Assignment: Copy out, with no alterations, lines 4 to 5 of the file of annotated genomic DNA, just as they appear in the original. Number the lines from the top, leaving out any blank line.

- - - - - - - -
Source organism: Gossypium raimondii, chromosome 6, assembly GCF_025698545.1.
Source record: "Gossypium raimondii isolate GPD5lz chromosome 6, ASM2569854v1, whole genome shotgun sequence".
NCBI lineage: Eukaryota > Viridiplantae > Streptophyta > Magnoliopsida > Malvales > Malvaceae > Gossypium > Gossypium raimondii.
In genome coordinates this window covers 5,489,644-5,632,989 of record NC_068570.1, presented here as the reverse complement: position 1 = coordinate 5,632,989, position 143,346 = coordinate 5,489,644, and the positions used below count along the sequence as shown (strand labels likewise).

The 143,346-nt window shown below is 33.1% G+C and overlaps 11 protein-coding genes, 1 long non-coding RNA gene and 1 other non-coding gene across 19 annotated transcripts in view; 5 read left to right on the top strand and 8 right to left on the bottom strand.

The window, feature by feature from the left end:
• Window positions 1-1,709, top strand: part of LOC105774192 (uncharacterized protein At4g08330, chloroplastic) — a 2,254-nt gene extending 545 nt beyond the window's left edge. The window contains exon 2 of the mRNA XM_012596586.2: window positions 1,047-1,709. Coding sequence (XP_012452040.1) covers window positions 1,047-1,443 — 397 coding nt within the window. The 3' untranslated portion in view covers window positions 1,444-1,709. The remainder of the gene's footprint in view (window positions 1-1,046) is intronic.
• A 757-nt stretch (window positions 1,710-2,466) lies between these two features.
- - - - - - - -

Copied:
In genome coordinates this window covers 5,489,644-5,632,989 of record NC_068570.1, presented here as the reverse complement: position 1 = coordinate 5,632,989, position 143,346 = coordinate 5,489,644, and the positions used below count along the sequence as shown (strand labels likewise).

The 143,346-nt window shown below is 33.1% G+C and overlaps 11 protein-coding genes, 1 long non-coding RNA gene and 1 other non-coding gene across 19 annotated transcripts in view; 5 read left to right on the top strand and 8 right to left on the bottom strand.